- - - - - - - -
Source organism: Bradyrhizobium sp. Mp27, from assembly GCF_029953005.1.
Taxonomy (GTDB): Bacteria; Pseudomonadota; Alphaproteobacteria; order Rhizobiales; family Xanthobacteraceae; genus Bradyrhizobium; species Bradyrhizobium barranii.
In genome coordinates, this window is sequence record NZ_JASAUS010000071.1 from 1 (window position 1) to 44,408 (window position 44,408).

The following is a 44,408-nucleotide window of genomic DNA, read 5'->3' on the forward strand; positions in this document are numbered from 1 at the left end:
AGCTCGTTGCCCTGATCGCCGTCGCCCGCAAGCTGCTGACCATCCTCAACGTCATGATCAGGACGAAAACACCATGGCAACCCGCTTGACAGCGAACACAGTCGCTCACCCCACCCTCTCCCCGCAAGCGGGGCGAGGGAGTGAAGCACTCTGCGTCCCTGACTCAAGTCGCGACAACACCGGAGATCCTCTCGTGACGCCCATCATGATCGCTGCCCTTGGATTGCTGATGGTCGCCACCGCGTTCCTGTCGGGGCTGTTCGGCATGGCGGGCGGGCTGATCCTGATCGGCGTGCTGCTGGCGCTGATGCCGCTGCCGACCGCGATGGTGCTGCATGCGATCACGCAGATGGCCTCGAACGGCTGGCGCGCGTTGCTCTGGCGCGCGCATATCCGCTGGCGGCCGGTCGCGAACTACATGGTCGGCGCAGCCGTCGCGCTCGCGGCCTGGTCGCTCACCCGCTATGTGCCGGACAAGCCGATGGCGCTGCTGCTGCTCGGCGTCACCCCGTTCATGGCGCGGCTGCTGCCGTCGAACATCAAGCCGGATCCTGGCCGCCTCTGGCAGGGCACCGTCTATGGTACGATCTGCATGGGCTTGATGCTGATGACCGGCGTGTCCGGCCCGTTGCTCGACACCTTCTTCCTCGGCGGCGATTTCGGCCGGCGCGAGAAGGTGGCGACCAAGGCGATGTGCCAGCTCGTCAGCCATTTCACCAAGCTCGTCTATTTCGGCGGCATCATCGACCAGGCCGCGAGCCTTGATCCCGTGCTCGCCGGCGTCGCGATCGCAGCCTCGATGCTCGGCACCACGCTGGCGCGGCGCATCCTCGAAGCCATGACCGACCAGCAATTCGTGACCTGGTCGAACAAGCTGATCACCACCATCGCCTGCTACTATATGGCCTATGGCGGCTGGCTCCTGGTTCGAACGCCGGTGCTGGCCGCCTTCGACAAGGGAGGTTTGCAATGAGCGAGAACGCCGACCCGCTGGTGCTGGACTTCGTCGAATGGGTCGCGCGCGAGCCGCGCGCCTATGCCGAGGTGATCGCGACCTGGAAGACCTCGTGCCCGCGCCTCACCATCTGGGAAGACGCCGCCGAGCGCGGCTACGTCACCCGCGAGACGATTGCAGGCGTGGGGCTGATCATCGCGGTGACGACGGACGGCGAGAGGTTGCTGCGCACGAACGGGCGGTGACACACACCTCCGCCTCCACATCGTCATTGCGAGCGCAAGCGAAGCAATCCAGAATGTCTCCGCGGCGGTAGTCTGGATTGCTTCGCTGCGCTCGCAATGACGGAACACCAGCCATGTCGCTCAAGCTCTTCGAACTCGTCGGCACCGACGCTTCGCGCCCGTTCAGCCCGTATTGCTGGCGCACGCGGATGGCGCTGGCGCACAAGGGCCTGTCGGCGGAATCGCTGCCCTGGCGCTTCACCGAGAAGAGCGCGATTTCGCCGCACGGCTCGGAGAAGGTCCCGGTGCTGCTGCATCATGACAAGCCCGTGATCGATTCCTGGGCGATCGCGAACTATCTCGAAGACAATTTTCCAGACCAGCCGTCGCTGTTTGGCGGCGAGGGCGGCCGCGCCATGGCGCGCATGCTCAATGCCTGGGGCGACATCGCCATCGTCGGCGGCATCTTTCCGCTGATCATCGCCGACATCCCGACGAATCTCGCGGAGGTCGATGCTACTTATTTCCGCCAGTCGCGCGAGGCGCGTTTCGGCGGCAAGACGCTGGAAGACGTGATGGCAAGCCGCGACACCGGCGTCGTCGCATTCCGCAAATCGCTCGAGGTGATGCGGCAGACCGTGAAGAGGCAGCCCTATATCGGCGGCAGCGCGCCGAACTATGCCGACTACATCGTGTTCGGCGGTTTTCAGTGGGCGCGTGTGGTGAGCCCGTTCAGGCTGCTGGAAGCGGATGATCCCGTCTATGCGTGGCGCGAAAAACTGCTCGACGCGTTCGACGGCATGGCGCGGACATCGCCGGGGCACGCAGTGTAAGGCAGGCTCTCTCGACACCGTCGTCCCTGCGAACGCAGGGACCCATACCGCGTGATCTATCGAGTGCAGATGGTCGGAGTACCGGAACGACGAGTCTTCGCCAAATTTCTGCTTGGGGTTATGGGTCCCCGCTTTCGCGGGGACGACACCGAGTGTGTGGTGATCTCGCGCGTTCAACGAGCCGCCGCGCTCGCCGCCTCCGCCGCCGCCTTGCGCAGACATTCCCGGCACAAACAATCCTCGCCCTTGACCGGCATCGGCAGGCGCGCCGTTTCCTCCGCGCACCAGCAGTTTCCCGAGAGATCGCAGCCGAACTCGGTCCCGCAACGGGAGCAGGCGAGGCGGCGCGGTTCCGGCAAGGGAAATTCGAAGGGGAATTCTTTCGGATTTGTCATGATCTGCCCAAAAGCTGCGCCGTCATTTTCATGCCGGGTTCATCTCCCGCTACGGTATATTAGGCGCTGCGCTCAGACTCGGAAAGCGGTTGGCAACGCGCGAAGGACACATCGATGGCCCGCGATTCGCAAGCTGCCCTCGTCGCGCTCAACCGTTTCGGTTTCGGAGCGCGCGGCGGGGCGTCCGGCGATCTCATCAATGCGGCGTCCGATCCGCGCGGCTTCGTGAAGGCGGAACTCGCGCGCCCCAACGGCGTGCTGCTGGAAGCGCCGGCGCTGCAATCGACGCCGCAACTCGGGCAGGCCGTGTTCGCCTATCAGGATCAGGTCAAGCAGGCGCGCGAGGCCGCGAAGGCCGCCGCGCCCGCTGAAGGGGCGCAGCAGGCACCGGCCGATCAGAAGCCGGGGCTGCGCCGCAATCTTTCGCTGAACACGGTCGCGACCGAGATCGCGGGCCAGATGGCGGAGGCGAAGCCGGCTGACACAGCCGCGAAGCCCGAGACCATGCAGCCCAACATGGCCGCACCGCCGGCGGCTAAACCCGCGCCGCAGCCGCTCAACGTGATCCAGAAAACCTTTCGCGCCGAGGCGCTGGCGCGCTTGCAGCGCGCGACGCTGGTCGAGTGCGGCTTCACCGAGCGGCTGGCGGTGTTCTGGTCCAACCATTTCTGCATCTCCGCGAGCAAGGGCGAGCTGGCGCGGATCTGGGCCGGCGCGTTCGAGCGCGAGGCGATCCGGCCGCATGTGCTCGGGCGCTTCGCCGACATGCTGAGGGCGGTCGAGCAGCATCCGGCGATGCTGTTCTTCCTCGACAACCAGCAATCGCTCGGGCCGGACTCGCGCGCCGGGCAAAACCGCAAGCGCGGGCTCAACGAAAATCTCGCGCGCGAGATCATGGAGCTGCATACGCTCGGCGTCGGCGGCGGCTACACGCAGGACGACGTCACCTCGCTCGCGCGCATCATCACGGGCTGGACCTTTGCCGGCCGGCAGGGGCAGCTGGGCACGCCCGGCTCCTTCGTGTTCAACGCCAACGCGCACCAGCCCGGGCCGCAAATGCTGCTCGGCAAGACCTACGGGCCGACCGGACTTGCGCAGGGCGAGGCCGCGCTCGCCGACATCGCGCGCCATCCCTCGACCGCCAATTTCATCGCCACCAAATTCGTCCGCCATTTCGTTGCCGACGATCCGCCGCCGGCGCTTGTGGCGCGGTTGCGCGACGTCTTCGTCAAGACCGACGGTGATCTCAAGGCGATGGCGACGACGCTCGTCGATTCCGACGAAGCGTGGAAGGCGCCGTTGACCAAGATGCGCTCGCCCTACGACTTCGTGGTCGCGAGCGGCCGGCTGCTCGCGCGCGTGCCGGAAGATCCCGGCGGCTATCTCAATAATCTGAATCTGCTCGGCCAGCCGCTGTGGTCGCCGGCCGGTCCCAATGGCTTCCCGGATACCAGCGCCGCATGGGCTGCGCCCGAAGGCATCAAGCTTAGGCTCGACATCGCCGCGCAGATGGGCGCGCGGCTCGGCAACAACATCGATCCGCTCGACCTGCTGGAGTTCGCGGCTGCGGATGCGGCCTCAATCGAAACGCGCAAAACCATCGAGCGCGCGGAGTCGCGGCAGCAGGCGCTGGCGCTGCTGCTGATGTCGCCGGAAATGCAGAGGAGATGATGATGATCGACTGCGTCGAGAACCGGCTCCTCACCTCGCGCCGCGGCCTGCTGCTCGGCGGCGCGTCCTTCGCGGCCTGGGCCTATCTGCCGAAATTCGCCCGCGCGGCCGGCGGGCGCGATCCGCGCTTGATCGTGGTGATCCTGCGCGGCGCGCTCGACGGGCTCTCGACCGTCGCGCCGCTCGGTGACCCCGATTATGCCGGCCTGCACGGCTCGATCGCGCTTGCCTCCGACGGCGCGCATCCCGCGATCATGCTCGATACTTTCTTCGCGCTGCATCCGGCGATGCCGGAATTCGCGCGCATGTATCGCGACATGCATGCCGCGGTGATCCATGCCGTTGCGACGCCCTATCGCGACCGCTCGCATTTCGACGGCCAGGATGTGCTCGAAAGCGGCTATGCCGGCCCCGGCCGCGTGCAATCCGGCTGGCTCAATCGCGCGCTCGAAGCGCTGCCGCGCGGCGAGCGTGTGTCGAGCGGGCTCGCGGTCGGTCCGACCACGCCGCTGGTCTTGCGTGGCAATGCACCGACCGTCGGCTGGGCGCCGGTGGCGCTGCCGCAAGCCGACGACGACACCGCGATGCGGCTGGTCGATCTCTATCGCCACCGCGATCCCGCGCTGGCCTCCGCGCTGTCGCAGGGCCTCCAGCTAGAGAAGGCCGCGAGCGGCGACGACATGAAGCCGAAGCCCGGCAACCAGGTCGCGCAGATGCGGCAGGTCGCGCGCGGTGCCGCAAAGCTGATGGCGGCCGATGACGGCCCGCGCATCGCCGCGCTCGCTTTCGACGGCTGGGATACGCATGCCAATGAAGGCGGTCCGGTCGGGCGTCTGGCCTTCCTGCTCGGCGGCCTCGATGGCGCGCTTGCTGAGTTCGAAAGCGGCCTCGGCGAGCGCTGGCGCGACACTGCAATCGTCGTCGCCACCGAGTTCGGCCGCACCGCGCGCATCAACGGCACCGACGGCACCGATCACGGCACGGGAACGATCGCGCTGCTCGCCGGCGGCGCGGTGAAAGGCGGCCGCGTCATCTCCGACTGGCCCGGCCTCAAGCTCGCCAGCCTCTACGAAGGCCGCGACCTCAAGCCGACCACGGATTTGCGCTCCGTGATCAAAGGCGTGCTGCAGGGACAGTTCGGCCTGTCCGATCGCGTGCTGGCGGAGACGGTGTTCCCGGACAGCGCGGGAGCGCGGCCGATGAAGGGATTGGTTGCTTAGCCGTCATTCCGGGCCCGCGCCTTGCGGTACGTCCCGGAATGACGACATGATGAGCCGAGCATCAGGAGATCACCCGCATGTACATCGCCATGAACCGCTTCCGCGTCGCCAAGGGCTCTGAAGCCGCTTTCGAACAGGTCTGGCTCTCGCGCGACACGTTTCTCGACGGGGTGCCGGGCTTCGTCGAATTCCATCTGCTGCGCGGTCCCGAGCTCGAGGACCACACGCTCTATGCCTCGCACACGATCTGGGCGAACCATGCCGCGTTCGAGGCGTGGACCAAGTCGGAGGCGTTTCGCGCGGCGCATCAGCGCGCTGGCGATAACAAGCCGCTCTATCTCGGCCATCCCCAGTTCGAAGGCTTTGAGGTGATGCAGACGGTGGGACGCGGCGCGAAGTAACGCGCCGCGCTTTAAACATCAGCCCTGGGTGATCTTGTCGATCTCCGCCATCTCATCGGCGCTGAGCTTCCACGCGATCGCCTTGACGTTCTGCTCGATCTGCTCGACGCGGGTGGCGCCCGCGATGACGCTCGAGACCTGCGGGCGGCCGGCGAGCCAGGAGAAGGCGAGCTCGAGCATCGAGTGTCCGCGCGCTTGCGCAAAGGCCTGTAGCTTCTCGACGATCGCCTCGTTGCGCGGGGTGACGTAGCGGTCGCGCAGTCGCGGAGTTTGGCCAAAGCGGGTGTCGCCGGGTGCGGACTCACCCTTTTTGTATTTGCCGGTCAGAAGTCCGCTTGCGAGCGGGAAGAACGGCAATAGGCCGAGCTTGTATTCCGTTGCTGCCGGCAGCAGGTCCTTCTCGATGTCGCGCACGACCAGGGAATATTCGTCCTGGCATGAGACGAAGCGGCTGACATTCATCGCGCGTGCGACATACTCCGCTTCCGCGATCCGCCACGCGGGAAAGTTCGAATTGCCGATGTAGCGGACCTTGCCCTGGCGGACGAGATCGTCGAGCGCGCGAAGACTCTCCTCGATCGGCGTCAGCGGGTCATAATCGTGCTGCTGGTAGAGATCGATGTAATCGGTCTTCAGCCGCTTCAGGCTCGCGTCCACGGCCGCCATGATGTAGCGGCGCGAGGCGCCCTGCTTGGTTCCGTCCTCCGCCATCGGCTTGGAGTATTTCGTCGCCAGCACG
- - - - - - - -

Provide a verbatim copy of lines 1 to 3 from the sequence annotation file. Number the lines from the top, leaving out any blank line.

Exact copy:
Source organism: Bradyrhizobium sp. Mp27, from assembly GCF_029953005.1.
Taxonomy (GTDB): Bacteria; Pseudomonadota; Alphaproteobacteria; order Rhizobiales; family Xanthobacteraceae; genus Bradyrhizobium; species Bradyrhizobium barranii.
In genome coordinates, this window is sequence record NZ_JASAUS010000071.1 from 1 (window position 1) to 44,408 (window position 44,408).